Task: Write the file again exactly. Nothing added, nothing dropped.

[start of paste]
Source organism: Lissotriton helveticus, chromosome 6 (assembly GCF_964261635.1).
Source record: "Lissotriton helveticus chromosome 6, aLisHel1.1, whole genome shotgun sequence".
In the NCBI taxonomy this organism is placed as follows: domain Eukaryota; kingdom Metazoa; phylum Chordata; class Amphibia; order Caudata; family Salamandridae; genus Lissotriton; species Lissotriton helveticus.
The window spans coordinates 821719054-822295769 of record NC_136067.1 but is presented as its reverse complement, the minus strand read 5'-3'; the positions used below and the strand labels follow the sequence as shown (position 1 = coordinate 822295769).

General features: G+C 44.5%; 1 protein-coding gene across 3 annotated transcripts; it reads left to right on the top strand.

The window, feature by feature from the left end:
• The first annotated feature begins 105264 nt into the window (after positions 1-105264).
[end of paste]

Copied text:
Source organism: Lissotriton helveticus, chromosome 6 (assembly GCF_964261635.1).
Source record: "Lissotriton helveticus chromosome 6, aLisHel1.1, whole genome shotgun sequence".
In the NCBI taxonomy this organism is placed as follows: domain Eukaryota; kingdom Metazoa; phylum Chordata; class Amphibia; order Caudata; family Salamandridae; genus Lissotriton; species Lissotriton helveticus.
The window spans coordinates 821719054-822295769 of record NC_136067.1 but is presented as its reverse complement, the minus strand read 5'-3'; the positions used below and the strand labels follow the sequence as shown (position 1 = coordinate 822295769).

General features: G+C 44.5%; 1 protein-coding gene across 3 annotated transcripts; it reads left to right on the top strand.

The window, feature by feature from the left end:
• The first annotated feature begins 105264 nt into the window (after positions 1-105264).